Music journalist and author Colin Irwin has died – Folk Radio UK | Episode Movies

We were deeply saddened to hear that author and journalist Colin Irwin passed away on November 3rd. Our thoughts and love are with his family and friends at this incredibly sad time.

His son Kevin wrote on Facebook on November 4: “Father passed away suddenly last night. We think it was a heart attack, but we’re not sure yet. He was a wonderful, loving, crazy, creative, brilliant man. A really great, great, great husband, father and grandfather. He had an incredible life. The stories are endless. He was the best.”

For those reading this, Colin is perhaps best known for his folk and world music reviews in fRoots, The Guardian, Mojo, The Daily Telegraph, The Independent, The Sunday Times and many other publications…he has also written a few pieces for written for folk radio. All in all, he seemed to be a man of many hats.

He was Associate Editor at Melody Maker and a judge for the prestigious Mercury Music Prize (his persuasiveness led to Anthony and the Johnsons winning the 2005 Mercury Music Prize for I Am A Bird Now). He has also been a television and radio presenter, including BBC Radio 2’s Acoustic Roots Series (in the 1980s) and Singing Families of Ireland (1996). With the latter he covered some of the all time greats including Mary Black, Frances Black and Family, Dolores Keane, Ted Furey, Tommy Makem and the Clancy Brothers and the Sands Family.

As well as writing biographies for Neil Young and Bob Dylan, he also had a deep love for Irish music, which he shared in his book In Search of the Craic: Irish Music Pub Crawl for One Man (2004), which was followed In Search of the Albion: From Cornwall to Cumbria – A Ride Through England’s Hidden Soul (2005). His humor shone through in these books – some quotes about it are great too –

“Funnier than Bill Bryson or Pete McCarthy, and also more likeable because Colin is a more generous, reserved ‘clever tourist’ than either.”

A born storyteller, he wrote a number of plays including The corridor, One of us is lying, When Barry met Cally and I am the way. Recently I was able to see his stage production She Roamed the Fair: The Legend of Margaret Barry, which totally blew my mind. In addition to telling the story of this incredible, self-proclaimed “Queen of the Gypsies,” he had done extensive research into Margaret’s life, including interviews with her family and friends. We got a moving glimpse into her life both in and out of the public eye… including the incredible story of her performance on David Attenborough’s TV show Song Hunter when she forgot to put her teeth in and her banjo dropped out of tune thanks to the heat of the stage lights … and how it became the toast of London’s Irish pubs and folk clubs. Along the way, she insulted Frank Sinatra, hung out with Bob Dylan and Johnny Cash, attended Elvis Presley’s wedding, and drank under the table with Brendan Behan. Colin did such a remarkable job here…I so hope it gets picked up again. Here are Mary McPartlan, Lisa Knapp and Gerry Diver rehearsing for the 2019 performance at Kings Place.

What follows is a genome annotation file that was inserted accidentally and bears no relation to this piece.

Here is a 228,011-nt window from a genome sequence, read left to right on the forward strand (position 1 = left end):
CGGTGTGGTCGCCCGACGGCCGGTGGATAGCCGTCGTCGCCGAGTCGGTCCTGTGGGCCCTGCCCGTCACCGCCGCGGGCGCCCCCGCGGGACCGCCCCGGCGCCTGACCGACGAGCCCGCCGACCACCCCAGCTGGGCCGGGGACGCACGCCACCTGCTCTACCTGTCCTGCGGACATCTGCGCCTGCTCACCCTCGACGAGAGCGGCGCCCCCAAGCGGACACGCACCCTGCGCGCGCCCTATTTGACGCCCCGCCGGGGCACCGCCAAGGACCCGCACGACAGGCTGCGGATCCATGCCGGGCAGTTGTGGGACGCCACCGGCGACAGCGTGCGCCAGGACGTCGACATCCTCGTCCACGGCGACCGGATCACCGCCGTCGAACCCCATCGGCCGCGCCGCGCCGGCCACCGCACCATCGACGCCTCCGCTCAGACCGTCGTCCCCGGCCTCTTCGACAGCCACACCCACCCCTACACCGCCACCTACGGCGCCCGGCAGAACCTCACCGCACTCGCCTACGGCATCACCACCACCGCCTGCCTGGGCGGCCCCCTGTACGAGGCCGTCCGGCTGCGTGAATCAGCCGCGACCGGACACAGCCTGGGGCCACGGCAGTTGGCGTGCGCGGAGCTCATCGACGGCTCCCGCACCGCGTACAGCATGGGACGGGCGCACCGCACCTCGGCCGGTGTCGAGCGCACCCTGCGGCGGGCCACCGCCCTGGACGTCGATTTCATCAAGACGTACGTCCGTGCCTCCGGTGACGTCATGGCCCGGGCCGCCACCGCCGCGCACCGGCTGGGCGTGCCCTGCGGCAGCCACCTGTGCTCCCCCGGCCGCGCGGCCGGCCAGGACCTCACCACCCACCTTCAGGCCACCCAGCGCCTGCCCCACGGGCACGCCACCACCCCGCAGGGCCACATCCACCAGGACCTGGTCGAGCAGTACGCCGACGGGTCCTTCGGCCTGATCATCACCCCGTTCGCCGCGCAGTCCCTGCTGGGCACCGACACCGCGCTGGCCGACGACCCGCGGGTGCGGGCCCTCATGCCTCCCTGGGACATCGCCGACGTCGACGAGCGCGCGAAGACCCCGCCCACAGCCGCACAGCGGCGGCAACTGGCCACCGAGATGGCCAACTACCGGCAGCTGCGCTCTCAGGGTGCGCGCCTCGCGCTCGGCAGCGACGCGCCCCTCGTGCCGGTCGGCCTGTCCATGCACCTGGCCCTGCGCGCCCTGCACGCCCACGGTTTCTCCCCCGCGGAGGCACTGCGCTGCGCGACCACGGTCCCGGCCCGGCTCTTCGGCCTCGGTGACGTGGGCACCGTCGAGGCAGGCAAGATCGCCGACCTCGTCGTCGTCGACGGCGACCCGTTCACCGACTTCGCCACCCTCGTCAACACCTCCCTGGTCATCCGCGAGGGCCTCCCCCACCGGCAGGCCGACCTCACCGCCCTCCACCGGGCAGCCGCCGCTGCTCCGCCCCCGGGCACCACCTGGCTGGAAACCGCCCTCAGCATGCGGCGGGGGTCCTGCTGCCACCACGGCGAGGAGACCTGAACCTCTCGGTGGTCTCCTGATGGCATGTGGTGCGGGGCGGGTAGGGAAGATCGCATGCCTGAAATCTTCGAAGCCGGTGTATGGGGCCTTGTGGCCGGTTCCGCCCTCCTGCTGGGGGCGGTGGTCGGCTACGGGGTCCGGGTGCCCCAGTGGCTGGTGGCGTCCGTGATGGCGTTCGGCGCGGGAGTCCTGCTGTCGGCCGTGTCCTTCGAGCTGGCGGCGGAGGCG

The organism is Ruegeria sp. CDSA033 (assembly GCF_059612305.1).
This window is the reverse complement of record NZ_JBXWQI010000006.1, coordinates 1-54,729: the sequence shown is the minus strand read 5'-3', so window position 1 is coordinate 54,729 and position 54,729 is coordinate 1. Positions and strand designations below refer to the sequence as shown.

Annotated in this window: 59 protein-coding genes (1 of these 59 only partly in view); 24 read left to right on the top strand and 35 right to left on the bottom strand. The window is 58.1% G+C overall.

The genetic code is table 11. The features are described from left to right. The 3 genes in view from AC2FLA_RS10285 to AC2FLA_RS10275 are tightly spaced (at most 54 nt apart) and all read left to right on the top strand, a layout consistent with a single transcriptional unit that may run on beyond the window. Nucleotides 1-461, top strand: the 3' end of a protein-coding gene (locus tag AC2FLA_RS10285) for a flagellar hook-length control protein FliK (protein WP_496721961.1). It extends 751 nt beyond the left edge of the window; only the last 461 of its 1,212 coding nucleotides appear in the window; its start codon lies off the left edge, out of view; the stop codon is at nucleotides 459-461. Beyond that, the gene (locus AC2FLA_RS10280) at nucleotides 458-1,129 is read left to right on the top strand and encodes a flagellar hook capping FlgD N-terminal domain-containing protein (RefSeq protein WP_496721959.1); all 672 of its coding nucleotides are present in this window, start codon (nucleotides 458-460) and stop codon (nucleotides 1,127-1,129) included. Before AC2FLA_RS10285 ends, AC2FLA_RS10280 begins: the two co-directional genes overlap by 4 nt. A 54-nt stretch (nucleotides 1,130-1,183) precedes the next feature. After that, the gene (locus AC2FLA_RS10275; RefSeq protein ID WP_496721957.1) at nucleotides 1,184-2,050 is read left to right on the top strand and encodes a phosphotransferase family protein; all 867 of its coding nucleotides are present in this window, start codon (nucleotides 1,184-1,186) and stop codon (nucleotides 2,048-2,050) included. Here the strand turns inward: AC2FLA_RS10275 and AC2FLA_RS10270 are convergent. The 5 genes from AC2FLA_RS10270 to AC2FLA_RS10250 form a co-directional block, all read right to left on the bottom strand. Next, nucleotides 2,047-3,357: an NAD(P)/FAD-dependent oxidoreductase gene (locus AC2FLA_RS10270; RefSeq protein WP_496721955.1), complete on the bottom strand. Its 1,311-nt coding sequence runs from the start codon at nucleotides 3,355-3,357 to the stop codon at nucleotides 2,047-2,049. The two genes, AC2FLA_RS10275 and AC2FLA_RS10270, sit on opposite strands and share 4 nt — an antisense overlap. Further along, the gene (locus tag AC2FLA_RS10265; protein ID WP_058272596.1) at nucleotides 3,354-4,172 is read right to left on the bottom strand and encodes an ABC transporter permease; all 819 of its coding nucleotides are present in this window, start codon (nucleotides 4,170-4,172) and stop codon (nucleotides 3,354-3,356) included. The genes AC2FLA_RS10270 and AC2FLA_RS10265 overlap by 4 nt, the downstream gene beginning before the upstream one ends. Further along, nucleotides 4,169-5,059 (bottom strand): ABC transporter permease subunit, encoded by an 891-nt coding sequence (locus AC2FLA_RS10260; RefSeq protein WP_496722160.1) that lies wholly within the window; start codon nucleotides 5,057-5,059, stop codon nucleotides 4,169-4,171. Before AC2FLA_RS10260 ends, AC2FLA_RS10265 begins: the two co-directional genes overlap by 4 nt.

I last saw Colin face to face at the last Folk Awards in 2019…which seems a long time ago now. He reviewed the “Gizmos” for us, and as usual he never really missed much… he had his own unique style:

The BBC Folk Awards, God bless ’em, has provided some memorable moments over the past 20 years.

Numerous lovers who stumble over their own egos and try to convince us of their folklore qualities with endless ramblings when asked to present an award; rambling acceptance speeches from winners (who mentioned Donovan?); a bit of politics (Tony Benn and Roy Bailey get the Best Live Act award, a standing ovation for Robin Cook as he stood up to present an award shortly after he resigned from government over the war in Iraq).

Of course, there were occasional over-emotional winners (particularly in the decadent days of The London Brewery, when the BBC provided guests with dinner and booze); and some amazing performances from the stage along the way (the Unthanks, Anais Mitchell, Demon Barbers, Josienne Clarke & Ben Walker spring to mind), plus a few seedy performances (hello Don McLean).

It’s also an opportunity for emotional overload, and there was plenty of that, especially when the attention turns to embattled heroes like Bob Copper, Nic Jones, Dave Swarbrick, Shirley Collins and John Martyn.

After a rather dull ceremony in Belfast in 2018, this year’s awards ceremonies at Manchester’s grand Bridgewater Hall provided plenty of talking points, a bit of sparkle and a special moment that falls into the ‘no dry eye in sparkling water’ category.

Read Colin’s full insight here.

This is just a small personal tribute, and I appreciate that it doesn’t even scratch the surface of his fascinating life. One thing that struck me deeply while chatting with Colin was how warm, humble and personable he was, and that always seems to come up in the comments I’ve read from his many friends.

His play about the life of Margaret Barry was a magnificent celebration of her life… and that was clearly important to Colin, who was also trained as a celebrant. He recognized the importance of celebrating someone’s life and that this also plays a role in the healing process. Last night, as I was writing this, I pulled his book In Search of Albion off the shelf and opened to a random page… it opened to chapter five…

I tape a tape on the way south. It’s “Rainy Night in Soho,” one of Shane MacGowan’s finest God-like songs ever, though this heartbreakingly beautiful version comes from the sublime Mary McPartlan...

Rest in peace Colin.

We send all our love and condolences to his family and friends.

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